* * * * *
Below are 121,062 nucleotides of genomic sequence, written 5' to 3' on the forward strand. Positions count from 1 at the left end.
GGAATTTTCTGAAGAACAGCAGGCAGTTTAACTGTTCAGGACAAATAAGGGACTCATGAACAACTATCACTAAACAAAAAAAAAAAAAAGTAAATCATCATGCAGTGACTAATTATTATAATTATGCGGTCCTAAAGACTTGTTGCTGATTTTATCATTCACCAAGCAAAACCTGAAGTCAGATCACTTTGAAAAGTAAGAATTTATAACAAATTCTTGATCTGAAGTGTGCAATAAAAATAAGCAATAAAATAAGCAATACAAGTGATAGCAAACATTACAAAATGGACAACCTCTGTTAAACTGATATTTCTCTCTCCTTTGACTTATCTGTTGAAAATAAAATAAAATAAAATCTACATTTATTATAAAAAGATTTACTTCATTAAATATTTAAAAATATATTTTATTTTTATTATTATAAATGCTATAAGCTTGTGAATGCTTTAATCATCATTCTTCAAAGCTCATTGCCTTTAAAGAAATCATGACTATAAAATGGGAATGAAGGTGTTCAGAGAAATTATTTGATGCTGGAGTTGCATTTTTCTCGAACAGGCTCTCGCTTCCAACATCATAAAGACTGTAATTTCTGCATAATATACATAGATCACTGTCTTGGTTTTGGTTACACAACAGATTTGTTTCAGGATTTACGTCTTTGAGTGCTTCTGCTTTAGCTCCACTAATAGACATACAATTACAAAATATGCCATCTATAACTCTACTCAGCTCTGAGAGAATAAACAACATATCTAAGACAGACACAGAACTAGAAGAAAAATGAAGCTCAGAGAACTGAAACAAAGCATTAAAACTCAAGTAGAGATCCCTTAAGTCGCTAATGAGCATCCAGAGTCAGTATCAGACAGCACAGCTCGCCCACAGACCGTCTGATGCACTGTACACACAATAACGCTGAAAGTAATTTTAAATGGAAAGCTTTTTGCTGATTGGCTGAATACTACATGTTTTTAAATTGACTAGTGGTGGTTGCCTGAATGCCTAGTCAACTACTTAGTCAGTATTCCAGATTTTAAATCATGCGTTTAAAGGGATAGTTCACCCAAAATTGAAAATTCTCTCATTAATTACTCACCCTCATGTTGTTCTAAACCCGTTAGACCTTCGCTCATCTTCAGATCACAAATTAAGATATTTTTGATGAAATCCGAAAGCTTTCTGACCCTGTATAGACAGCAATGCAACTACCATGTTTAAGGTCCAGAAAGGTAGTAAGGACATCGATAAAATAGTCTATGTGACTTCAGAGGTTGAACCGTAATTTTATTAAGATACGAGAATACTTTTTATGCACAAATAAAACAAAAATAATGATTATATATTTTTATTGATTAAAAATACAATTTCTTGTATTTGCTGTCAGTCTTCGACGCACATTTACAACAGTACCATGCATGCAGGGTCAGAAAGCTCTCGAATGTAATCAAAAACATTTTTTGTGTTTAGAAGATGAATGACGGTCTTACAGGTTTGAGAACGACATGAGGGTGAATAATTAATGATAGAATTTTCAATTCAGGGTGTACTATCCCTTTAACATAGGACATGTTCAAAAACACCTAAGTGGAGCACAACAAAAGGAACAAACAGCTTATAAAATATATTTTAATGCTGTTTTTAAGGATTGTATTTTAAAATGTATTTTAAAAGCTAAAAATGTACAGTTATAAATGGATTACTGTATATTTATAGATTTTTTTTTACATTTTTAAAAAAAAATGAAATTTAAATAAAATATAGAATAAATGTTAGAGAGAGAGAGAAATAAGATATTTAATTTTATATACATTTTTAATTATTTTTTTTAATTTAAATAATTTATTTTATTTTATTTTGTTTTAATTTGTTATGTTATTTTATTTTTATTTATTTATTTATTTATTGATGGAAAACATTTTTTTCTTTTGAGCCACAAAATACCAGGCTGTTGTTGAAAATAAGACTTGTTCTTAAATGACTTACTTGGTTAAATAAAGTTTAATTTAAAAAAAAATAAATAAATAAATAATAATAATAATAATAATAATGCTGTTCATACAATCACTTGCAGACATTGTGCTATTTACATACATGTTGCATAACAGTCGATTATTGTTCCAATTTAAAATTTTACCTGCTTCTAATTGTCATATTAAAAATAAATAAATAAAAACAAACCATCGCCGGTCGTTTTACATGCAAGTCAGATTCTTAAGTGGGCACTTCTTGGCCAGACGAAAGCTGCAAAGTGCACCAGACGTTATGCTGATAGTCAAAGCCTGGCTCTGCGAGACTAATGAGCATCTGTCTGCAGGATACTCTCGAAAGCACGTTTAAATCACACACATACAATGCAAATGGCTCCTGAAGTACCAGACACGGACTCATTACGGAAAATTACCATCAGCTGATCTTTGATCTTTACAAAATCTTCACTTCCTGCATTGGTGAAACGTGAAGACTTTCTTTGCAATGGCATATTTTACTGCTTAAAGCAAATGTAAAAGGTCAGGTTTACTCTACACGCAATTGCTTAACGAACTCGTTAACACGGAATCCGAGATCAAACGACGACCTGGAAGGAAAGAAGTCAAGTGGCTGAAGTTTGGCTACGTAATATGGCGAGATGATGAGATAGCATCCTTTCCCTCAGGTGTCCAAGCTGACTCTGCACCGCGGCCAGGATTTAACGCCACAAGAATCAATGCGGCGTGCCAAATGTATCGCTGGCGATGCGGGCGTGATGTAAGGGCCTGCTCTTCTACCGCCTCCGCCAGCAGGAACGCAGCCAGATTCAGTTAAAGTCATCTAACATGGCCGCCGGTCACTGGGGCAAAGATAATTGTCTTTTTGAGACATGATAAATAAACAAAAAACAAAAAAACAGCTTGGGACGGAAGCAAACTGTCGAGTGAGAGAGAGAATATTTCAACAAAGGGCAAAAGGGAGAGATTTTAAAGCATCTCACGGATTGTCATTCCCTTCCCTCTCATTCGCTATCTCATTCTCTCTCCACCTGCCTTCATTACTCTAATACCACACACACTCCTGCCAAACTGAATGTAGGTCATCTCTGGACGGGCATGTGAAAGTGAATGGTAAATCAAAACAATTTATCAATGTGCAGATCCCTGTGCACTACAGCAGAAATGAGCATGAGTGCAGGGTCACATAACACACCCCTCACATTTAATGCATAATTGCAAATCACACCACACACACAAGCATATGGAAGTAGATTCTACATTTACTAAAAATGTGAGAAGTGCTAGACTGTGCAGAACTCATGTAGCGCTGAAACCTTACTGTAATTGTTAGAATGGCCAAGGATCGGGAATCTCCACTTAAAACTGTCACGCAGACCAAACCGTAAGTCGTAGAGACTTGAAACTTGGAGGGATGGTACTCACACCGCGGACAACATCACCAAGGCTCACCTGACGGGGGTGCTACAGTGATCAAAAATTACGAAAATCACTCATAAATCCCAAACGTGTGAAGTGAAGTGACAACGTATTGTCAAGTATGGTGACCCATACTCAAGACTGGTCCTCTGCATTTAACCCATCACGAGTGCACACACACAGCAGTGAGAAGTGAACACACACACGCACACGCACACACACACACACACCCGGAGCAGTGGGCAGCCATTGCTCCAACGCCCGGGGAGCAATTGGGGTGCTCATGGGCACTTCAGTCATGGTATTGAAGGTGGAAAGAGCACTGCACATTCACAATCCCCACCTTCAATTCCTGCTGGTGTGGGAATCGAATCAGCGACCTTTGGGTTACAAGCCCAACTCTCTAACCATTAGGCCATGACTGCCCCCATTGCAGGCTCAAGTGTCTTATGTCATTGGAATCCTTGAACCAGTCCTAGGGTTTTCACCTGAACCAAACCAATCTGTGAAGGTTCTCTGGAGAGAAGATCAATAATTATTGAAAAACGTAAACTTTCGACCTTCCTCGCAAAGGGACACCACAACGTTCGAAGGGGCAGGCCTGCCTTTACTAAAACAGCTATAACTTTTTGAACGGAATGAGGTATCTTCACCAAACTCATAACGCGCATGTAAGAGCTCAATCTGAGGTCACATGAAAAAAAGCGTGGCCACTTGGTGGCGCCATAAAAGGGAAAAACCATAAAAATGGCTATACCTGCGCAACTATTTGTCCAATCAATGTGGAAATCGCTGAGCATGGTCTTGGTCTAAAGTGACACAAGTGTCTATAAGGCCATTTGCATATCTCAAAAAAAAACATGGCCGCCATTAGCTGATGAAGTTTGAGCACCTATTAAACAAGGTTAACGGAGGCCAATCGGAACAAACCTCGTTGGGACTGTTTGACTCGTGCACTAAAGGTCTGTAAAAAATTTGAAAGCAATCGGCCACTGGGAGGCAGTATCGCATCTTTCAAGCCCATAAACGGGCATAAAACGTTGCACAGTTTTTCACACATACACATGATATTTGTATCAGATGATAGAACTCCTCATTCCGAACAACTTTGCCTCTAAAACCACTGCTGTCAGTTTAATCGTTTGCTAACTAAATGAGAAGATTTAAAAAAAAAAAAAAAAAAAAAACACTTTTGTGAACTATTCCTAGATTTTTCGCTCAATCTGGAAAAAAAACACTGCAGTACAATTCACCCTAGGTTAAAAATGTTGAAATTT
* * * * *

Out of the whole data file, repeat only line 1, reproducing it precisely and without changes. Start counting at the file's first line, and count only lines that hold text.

Below are 121,062 nucleotides of genomic sequence, written 5' to 3' on the forward strand. Positions count from 1 at the left end.